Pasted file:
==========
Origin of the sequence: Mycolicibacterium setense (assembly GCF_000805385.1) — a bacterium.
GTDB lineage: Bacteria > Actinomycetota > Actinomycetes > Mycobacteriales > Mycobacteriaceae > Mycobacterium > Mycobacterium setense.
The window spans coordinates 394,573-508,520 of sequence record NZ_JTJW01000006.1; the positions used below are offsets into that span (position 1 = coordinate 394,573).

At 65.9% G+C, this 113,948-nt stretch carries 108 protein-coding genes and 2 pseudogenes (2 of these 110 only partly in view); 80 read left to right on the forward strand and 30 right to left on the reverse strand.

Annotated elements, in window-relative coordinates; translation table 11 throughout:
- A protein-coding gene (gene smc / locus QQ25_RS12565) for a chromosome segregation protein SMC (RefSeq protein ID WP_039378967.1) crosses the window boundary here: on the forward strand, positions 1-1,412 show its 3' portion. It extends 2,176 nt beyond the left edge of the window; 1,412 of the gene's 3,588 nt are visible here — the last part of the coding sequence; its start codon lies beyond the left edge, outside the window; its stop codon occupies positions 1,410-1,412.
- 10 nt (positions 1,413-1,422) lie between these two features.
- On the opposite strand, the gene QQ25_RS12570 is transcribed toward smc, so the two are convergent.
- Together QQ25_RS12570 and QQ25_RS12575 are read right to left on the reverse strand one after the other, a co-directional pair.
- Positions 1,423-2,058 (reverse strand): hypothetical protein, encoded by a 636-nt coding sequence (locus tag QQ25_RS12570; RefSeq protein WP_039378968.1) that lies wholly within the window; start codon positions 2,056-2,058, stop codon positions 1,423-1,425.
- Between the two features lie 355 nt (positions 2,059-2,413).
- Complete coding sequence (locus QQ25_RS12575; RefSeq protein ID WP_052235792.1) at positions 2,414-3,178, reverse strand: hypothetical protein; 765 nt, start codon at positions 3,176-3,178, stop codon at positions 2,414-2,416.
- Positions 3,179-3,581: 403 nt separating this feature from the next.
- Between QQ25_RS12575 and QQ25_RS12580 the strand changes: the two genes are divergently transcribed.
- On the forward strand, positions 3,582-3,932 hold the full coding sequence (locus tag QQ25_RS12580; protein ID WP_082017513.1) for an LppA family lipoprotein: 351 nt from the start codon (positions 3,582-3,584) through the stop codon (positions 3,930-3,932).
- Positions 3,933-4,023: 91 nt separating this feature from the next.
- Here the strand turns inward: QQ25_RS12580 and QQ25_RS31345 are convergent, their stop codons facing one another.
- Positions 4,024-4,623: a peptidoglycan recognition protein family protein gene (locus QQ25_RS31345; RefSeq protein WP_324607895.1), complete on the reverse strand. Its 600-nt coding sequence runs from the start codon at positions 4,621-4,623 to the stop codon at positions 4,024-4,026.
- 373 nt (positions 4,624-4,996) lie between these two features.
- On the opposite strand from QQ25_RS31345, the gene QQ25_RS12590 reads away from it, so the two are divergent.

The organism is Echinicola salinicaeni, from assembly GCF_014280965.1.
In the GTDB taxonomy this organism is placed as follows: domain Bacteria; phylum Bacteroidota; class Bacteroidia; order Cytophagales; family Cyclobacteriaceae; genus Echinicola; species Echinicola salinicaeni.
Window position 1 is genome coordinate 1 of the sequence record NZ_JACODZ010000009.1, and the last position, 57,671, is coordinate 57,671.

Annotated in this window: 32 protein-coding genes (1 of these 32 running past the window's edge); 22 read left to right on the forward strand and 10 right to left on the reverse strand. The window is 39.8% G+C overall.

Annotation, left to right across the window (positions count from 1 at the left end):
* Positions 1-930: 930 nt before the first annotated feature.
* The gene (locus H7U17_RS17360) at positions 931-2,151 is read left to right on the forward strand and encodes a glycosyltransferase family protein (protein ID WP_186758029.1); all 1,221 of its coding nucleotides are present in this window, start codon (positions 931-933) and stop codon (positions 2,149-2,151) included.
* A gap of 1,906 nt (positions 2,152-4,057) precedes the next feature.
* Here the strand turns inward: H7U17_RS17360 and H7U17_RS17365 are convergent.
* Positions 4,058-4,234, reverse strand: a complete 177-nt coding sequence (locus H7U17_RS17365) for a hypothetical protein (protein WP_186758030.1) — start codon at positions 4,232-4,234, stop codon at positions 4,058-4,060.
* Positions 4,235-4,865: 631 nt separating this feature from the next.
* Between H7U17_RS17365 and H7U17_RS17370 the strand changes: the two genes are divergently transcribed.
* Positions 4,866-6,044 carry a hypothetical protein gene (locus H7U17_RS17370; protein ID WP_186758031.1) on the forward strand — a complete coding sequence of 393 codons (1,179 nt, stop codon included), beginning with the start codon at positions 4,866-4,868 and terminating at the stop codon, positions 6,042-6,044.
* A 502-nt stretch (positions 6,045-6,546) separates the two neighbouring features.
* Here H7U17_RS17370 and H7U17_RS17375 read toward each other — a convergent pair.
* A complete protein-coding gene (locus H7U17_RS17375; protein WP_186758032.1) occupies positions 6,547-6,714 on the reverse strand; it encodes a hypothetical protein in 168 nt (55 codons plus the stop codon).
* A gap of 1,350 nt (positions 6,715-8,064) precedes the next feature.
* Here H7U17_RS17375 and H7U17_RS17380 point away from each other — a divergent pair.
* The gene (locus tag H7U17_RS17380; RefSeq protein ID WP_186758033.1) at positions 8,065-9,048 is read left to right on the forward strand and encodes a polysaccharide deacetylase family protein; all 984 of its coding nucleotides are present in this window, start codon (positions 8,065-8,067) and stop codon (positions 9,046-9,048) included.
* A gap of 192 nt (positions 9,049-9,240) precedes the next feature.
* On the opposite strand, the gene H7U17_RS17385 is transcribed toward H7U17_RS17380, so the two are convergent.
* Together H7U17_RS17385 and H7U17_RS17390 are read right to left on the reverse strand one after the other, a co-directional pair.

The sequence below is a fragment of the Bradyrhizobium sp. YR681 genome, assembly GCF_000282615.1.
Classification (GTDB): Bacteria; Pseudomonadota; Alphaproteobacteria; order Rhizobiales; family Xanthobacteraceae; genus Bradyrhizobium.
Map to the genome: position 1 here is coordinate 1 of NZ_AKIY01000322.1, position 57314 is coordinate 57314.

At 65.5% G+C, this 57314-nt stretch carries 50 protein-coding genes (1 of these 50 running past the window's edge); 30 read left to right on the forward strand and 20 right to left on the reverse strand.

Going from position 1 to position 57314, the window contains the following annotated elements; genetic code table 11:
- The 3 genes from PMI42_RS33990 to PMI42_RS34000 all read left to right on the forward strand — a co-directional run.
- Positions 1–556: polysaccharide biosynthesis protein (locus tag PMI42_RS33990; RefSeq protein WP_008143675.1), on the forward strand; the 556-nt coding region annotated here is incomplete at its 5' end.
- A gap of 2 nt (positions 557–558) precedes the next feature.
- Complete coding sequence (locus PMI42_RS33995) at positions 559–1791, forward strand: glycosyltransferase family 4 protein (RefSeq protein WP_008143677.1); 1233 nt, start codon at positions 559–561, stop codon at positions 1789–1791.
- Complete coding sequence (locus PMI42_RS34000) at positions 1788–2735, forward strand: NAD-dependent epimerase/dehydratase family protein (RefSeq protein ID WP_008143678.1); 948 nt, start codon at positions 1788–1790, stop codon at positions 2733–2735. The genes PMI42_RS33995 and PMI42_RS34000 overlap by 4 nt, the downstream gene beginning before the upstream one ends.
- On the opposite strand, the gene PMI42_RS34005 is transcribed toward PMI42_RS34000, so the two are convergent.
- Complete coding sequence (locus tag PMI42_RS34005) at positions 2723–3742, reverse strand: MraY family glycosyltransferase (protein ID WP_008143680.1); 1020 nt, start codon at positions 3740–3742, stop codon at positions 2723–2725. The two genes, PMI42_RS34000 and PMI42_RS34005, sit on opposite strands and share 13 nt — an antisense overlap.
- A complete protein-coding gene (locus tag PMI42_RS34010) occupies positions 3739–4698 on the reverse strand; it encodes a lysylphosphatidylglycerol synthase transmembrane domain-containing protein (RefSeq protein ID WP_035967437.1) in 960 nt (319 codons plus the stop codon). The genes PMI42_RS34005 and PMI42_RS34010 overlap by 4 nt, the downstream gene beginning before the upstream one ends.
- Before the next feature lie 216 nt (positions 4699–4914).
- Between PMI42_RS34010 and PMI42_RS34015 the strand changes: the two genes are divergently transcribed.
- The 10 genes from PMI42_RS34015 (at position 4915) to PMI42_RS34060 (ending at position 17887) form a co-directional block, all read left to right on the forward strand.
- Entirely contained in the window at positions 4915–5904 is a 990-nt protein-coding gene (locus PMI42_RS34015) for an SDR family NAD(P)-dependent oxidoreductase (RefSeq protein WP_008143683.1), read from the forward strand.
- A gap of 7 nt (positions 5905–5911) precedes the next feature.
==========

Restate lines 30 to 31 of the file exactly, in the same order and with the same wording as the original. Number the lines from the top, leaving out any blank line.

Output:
* Positions 4,058-4,234, reverse strand: a complete 177-nt coding sequence (locus H7U17_RS17365) for a hypothetical protein (protein WP_186758030.1) — start codon at positions 4,232-4,234, stop codon at positions 4,058-4,060.
* Positions 4,235-4,865: 631 nt separating this feature from the next.